How to "tag" from which location data is coming from?


(Sjaak) #1

Hello,

Not sure if this should go here or in the elastic discussion, apologies.

Lets say I got remote location A, B and C and each of them are sending their netflow, snmp and syslogs to a central ELK stack.

The remote locations won't (always) have static IPs and we might end up with hundreds of locations to monitor.

I want to make a dashboard for each location that only shows data for the location. For example my current netflow.conf just listens to all traffic coming in on one port so there is no way to filter where its coming from (all locations have the same network setup so can't use source IPs either).

What would be the best way to deal with this?

Thank you.


(Brandon Hatch) #2

The easiest way is to have the sending location add a field that says where it is coming from. However I assume that isn't a possibility here.

What about using multiple inputs with separate ports? For example Location A sends syslog traffic to port 8081, Location B sends syslog traffic to port 8082, and so on. Each location will have it's own logstash input. Then you use the add_field or type setting to mark the location on your logstash input.

Input {
    syslog {
       port => 8081
       type => "LocationA"
    }
    syslog {
       port => 8082
       type => "LocationB"
    }
}

Then in your dashboard you just use your new field name to know where it all comes from.


(Sjaak) #3

I might have over a thousand locations so separate ports would probably result in management/security hell.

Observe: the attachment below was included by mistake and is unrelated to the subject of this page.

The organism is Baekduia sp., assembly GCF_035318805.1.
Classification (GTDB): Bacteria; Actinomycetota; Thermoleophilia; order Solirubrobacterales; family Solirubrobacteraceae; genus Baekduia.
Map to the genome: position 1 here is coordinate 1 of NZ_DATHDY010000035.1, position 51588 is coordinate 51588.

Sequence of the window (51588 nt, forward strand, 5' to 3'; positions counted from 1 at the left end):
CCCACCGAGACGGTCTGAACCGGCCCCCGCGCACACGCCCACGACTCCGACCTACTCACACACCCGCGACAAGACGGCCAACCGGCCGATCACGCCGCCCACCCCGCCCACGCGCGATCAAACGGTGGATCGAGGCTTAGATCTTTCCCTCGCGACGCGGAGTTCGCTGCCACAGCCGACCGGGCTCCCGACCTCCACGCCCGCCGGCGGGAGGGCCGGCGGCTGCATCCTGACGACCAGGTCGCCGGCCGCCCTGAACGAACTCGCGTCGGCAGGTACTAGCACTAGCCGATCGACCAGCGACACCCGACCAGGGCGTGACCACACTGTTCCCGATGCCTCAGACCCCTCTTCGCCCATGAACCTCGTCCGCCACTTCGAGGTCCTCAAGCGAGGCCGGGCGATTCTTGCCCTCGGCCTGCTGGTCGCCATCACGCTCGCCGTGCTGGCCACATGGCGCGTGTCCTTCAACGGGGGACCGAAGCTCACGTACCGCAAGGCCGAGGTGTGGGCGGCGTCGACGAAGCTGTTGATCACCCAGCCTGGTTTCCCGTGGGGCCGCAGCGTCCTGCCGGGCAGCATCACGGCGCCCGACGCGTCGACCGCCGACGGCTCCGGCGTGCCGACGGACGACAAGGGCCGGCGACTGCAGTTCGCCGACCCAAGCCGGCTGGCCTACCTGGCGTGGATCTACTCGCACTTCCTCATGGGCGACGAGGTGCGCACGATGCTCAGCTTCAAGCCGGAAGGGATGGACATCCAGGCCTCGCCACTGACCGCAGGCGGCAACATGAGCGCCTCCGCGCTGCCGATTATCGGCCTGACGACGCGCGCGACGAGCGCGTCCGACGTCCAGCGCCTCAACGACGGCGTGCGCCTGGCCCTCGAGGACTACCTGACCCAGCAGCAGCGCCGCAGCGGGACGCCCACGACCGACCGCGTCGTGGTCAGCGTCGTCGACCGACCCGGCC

Running logstash locally at each location and then send the data to the remote Elastic server might not be such a bad idea. That way I suppose I can also filter out the information I don't need before sending it to Elastic which is good because the remote locations are on expensive metered satellite connections.

By adding a field do you mean creating a new index for it or mutating in a new field?

My current .conf looks like this;

input
type => netflow
codec => netflow

output
if [type] == netflow
elasticsearch
hosts => localhost
index => netflow-% YYYY.MM.dd

How would adding a field work? Simply changing type, if type and index to Location A, B, C etc?


(Magnus Bäck) #4

Doesn't the input plugin(s) that you're using add a field that indicates the source of the event? Have you dumped the events with e.g. a stdout { codec => rubydebug } output to see what you already have?


(Sjaak) #5

My test setup is already feeding data intoElastic. I can see there is a host field showing the wan side IP but not all of my clients will have a static IP so I can't use that.

{
  "_index": "netflow-2017.04.20",
  "_type": "netflow",
  "_id": "AVuJ8gcVIttyAWOS",
  "_score": null,
  "_source": {
    "netflow": {
      "output_snmp": 0,
      "forwarding_status": {
        "reason": 3,
        "status": 3
      },
      "ipv4_src_host": "172.16.10.xxx",
      "in_pkts": 1,
      "ipv4_dst_addr": "172.16.10.111",
      "first_switched": "2017-05-18T05:41:58.999Z",
      "flowset_id": 257,
      "l4_src_port": 64886,
      "ipv4_dst_host": "172.16.10.xxx",
      "version": 9,
      "application_id": 0,
      "flow_seq_num": 96,
      "ipv4_src_addr": "172.16.10.xxx",
      "in_bytes": 65,
      "protocol": 17,
      "flow_end_reason": 0,
      "last_switched": "2017-05-18T05:41:58.999Z",
      "input_snmp": 12,
      "out_pkts": 1,
      "out_bytes": 65,
      "l4_dst_port": 53
    },
    "@timestamp": "2017-04-20T05:58:46.000Z",
    "@version": "1",
    "host": "xxx.xxx.xxx.xxx",
    "type": "netflow"
  },
  "fields": {
    "netflow.first_switched": [
      1495086118999
    ],
    "netflow.last_switched": [
      1495086118999
    ],
    "@timestamp": [
      1492667926000
    ]
  },
  "sort": [
    1492667926000
  ]
}

Or am I misunderstanding you?